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Sir Brett-Livingstone Strong is an international artist in a class of his own, capturing the attention of the public for decades with his award-winning creations, groundbreaking partnerships and large-scale monumental projects, architecture and landmark attractions. Sir Brett’s talents have been commissioned and praised by world leaders, celebrities and elite collectors for the unique creations he continues to produce throughout his celebrated and historic career.

As an Australian child prodigy from the age of four, Brett routinely sold out exhibitions early in his life. In 1972, the Fine Arts Museum of New South Wales held an exhibition of painting and sculpture by Brett-Livingstone Strong with the work of famed British modernist Sir Henry Moore - Brett was just 18 years old. He became recognized the world over in 1973, with the high-profile commission to paint the fine art invitation for Queen Elizabeth's Royal Opening of the Sydney Opera House. Following a rigorous academic training in architecture, Strong left Australia in 1977 on a celebrated globe-spanning exhibition of his work, sponsored by the Australian Art Council and Trade Commission. By constantly exploring innovative ways to combine sculpture with visionary architecture, Strong had already earned a reputation for monument-building.


When a 116-ton boulder was removed from Malibu's Pacific coast Highway, an event which dominated both local and national news, the young artist arranged with the city to purchase the rock for $100 and announced his intention to carve it into an homage to internationally famed actor, John Wayne. The story became Strong’s American debut as he used jack-hammers, the California sun, and his own vigorous charisma to carve an image not just of America's favorite cowboy, but also of himself as an energetic visionary with very public ambitions. Concluding with the sale of the finished piece for $1.13 million, this fully-televised art event established Brett-Livingstone Strong's visibility and market at the highest level.

Strong's 1979 life-size bronze statue of John Lennon serves as the definitive artistic homage to the famed Beatle, the spokesperson of his generation. Following another public multi-million-dollar sale, the sculpture toured the world after Lennon's death, was placed in New York's Central Park at Andy Warhol's urging as well as at the Grammy Awards Headquarters in Los Angeles. By the time Strong returned to Australia in 1988 as the country's Official Artist of the Bicentennial, his public works were among the most valuable in the world, propelling him to the top of the art market while being the constant guest of distinguished government and corporate patrons.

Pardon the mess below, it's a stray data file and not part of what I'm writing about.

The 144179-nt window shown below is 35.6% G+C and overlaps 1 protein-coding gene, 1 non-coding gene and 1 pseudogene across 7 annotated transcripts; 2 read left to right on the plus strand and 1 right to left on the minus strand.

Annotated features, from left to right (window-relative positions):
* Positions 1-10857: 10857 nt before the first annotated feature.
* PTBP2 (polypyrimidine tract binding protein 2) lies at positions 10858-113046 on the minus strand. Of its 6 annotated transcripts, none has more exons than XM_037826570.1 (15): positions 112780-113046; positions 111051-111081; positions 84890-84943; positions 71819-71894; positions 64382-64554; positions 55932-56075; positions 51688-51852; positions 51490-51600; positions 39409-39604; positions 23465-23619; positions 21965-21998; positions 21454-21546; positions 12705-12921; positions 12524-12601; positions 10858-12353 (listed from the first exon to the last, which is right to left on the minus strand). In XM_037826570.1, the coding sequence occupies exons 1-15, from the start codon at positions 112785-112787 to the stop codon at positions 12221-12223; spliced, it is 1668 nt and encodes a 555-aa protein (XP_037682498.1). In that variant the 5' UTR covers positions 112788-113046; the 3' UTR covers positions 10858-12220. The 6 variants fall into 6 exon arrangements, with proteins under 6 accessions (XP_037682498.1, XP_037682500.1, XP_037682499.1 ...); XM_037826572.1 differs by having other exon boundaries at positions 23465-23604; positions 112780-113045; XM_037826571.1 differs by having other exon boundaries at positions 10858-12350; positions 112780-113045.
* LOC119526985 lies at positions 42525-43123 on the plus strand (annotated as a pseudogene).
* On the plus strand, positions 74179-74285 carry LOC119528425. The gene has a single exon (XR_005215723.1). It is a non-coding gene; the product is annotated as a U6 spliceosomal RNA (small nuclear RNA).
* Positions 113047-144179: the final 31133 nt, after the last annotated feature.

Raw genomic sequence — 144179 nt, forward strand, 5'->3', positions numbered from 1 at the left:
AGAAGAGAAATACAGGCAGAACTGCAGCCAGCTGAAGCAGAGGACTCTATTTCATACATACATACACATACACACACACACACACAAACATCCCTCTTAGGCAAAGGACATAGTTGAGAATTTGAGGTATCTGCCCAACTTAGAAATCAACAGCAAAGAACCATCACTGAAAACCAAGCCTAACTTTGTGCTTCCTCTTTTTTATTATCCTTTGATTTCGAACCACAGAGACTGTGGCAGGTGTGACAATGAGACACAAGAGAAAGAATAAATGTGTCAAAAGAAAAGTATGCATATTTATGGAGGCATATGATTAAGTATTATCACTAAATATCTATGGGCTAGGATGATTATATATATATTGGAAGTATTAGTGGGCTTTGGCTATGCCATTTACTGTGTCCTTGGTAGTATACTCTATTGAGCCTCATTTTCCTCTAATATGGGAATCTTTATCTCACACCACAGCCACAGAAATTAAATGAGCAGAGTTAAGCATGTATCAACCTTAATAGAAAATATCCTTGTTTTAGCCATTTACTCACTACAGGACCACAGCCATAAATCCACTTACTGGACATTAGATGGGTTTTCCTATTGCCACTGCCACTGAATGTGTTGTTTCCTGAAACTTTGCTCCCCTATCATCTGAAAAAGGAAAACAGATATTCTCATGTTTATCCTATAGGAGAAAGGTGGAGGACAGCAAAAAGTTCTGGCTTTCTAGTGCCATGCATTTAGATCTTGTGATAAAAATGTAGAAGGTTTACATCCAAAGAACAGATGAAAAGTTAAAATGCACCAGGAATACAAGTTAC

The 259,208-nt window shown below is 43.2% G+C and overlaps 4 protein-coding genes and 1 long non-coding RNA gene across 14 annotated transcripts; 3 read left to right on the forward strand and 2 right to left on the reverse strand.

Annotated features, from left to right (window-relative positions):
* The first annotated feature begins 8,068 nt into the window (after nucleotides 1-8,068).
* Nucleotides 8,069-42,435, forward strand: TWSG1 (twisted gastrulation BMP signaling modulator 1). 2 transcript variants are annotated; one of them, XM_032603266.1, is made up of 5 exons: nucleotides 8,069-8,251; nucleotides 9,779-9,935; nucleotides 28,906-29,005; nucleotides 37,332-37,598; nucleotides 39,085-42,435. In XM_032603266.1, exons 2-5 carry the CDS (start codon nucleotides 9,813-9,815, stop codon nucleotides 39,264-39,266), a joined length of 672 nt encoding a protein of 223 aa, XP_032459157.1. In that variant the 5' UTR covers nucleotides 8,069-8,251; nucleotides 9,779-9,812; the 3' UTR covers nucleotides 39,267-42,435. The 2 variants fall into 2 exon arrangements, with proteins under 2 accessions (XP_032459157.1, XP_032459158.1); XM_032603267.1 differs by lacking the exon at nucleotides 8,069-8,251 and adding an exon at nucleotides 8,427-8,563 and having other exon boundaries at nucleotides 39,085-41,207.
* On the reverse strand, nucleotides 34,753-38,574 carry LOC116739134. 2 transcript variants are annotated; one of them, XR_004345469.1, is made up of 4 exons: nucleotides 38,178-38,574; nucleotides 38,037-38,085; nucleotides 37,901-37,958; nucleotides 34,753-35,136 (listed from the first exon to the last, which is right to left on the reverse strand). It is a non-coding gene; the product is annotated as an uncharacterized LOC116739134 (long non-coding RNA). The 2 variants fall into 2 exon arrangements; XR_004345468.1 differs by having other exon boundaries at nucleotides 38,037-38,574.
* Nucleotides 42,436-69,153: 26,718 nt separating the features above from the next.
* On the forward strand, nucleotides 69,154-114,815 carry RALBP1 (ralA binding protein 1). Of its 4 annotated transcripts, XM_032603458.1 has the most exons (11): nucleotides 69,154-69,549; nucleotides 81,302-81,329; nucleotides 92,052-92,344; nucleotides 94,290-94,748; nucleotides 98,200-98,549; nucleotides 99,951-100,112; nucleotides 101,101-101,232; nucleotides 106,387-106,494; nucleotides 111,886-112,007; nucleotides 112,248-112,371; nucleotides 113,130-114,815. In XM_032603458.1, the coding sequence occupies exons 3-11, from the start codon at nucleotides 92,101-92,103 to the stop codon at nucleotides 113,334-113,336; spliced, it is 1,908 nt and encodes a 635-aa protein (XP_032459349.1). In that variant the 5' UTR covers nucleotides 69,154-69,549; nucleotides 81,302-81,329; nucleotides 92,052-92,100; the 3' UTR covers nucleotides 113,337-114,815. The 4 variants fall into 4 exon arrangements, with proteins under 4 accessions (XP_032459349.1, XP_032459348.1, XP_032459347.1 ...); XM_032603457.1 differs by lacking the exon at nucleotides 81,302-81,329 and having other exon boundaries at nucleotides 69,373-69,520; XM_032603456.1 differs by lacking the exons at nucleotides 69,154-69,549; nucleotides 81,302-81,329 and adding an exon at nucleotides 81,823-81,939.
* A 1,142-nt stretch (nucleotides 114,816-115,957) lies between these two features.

It was during this period that Los Angeles Mayor, Tom Bradley, unveiled Brett's ambitious sculptural celebration of their city's sisterhood with Nagoya, Japan. Building on this success, the artist received a special commission from Chief justice Warren E. Burger, and in 1987 was the guest of President Ronald Reagan who unveiled and dedicated Strong’s 27-ton Monument for the Bicentennial of the U.S. Constitution. The highly-publicized Independence Hall ceremony honored the foundation of the United States, further growing Strong’s ever-widening audience.

Sir Brett's private collectors are among the most influential people in the world, ranging from heads of state to royalty. Portrait commissions have included Prince Charles, Dr. Armand Hammer and Michael Jackson. Rupert Murdoch, Elizabeth Taylor, Bob Hope, Lawrence Welk, Muhammad Ali and the band, U2, have also done business with the artist. For public patrons, he has worked on monumental sculptures to commemorate the achievements of NASA for the Smithsonian Air and Space Museum, the vision of Walt Disney, the 1984 Olympic Games in Los Angeles and the 2000 Olympics in Sydney, as well as the 500th anniversary of Michelangelo's David. Throughout his distinguished career, art collectors of the world have always ensured that every limited edition ever created by Sir Brett-Livingstone Strong is sold out upon each release, and that his original paintings have become prized rarities selling for ever-higher record prices.

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